03 June 2021 | Thursday | Opinion
Robotic medical assistants monitor patient vital statistics and alert the nurses when there is a need for a human presence in the room, allowing nurses to monitor several patients at once. These robotic assistants also automatically enter information into the patient electronic health record. Robotic carts may be seen moving through hospital corridors carrying supplies. Robots are also assisting in surgery, allowing doctors to conduct surgery through as tiny incision instead of an inches-long incision. Robotics is making a big impact in other areas of medicine, as well.
Robotic technologies appear in many areas that directly affect patient care. They can be used to disinfect patient rooms and operating suites, reducing risks for patients and medical personnel. They work in laboratories to take samples and the to transport, analyze, and store them. This is especially good news is you have ever had blood drawn by someone who had to try several times to find a "good vein." The robotic lab assistant can locate that vessel and draw the blood with less pain and anxiety for the patient. Robots also prepare and dispense medications in pharmacological labs. In larger facilities robotic carts carry bed linens and even meals from floor to floor, riding elevators and maneuvering through automatic doors. There are also "gears and wires" robotic assistants that help paraplegics move and can administer physical therapy.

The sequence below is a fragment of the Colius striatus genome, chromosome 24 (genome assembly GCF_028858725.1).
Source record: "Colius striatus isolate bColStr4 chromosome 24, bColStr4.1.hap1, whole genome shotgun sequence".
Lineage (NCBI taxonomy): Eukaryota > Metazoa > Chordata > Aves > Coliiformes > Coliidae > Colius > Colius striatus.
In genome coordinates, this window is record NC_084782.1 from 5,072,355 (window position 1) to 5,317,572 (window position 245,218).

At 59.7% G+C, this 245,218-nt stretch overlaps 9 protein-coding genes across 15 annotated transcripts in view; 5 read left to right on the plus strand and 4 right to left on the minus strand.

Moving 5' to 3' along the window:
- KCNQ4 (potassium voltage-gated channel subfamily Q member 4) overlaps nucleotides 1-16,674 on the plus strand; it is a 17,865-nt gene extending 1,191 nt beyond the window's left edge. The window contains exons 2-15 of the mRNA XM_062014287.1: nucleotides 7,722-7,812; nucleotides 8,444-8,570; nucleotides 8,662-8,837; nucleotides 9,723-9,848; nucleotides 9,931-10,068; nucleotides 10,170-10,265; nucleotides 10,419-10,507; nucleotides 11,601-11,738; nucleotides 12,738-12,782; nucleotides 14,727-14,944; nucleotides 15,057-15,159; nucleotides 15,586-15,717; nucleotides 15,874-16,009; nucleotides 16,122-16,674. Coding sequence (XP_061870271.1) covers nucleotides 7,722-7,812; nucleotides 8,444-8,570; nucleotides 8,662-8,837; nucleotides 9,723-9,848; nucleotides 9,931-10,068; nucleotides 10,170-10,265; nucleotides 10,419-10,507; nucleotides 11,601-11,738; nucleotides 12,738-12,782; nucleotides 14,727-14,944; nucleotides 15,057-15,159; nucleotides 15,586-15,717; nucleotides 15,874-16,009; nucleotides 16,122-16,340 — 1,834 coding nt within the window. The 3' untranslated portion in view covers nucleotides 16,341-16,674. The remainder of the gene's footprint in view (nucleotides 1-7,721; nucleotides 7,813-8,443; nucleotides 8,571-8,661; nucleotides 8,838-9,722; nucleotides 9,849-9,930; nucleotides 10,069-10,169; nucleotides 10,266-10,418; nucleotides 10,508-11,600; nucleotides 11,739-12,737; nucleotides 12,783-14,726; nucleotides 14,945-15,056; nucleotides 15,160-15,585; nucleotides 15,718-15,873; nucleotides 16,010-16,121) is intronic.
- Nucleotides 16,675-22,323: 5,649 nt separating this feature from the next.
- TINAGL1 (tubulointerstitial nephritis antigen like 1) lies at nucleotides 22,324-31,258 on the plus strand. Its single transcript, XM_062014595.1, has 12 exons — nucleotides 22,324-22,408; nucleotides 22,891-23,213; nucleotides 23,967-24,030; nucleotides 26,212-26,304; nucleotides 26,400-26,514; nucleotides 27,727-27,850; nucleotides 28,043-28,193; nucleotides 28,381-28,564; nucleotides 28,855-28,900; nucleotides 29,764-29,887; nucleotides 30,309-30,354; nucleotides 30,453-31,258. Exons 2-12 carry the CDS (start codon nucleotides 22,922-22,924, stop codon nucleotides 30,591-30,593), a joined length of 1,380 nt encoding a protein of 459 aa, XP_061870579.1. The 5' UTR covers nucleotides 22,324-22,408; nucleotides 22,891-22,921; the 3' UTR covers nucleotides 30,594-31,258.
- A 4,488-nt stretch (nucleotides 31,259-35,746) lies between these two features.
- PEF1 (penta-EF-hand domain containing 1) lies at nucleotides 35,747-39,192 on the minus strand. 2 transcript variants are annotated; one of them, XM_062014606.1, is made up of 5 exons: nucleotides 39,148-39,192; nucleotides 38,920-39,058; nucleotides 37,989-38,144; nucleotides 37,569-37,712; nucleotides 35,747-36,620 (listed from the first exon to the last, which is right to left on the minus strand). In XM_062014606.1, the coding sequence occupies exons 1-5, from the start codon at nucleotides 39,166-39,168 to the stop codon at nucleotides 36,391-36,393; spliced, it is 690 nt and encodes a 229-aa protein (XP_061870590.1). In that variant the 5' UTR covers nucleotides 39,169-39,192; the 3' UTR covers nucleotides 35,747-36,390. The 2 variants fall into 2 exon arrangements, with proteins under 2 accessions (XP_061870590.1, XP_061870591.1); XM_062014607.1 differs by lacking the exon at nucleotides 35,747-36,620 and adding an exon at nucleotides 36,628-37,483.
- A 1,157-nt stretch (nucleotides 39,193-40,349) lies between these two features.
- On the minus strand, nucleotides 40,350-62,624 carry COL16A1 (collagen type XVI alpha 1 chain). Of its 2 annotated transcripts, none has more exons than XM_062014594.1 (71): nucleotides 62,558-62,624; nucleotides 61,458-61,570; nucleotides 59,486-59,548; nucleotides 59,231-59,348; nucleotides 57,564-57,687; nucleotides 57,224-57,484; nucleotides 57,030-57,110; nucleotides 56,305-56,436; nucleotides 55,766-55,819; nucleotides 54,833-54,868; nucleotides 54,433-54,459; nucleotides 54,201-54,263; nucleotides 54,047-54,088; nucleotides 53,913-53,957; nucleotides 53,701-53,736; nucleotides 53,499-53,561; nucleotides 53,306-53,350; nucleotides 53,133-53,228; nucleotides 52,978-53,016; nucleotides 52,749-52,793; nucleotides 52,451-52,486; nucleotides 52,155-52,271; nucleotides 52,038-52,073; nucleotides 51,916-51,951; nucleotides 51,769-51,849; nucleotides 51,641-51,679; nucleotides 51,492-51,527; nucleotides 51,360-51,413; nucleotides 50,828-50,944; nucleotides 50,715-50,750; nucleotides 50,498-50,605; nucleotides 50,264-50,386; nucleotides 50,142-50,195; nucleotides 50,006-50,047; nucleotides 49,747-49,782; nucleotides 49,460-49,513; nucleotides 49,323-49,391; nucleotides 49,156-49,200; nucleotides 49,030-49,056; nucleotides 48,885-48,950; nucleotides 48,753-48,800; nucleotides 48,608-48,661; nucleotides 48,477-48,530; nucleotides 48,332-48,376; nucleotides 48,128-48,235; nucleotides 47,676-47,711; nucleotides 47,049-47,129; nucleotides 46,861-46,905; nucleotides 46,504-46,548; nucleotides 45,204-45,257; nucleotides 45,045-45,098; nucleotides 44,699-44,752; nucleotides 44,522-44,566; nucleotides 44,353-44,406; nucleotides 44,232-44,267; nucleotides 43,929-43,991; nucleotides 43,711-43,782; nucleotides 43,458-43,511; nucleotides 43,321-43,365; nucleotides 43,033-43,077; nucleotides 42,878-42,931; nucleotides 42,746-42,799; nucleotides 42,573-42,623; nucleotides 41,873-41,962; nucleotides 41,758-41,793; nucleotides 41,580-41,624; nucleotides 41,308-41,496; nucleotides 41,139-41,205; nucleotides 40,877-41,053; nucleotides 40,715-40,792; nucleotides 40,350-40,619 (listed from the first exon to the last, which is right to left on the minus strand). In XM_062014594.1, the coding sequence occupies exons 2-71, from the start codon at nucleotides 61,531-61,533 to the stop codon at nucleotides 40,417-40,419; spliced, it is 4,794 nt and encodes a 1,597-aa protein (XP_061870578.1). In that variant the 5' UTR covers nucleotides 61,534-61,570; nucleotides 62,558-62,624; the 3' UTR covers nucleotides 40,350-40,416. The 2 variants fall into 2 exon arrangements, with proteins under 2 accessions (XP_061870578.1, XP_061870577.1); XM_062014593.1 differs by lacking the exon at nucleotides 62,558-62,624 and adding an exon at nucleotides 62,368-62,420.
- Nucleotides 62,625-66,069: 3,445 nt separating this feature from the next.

Robotic personal assistants can be built to look friendly and the Japanese have taken the lead on this front. One of their machines, called Paro, responds to human speech and looks like a decidedly non-threatening baby seal. Other robotic technology is humanoid and used for help with personal care, socialization and for training. One used in training emergency personnel to respond to trauma, for instance, looks like a victim who screams, bleeds and even responds to treatment.
The ultimate question for robotics in healthcare is whether they will take jobs away from humans. There are several reasons why the machines will not replace their human counterparts. For one thing, most hospitals have less than 300 beds. They simply cannot afford the technology. The automated guided vehicles require a dedicated hall or floor tracks and the installation of navigation devices throughout the facilities. Other carts work with the help of a laser-drawn map of the hospital programmed into them that includes elevators, turns and automated doors. That process is also extremely expensive. But ultimately, robotic assistants cannot replace basic human contact.
Even though the technology is expensive and some of it is years from being implemented, the use of robots is changing healthcare and—in ways we can only imagine— will continue to do so.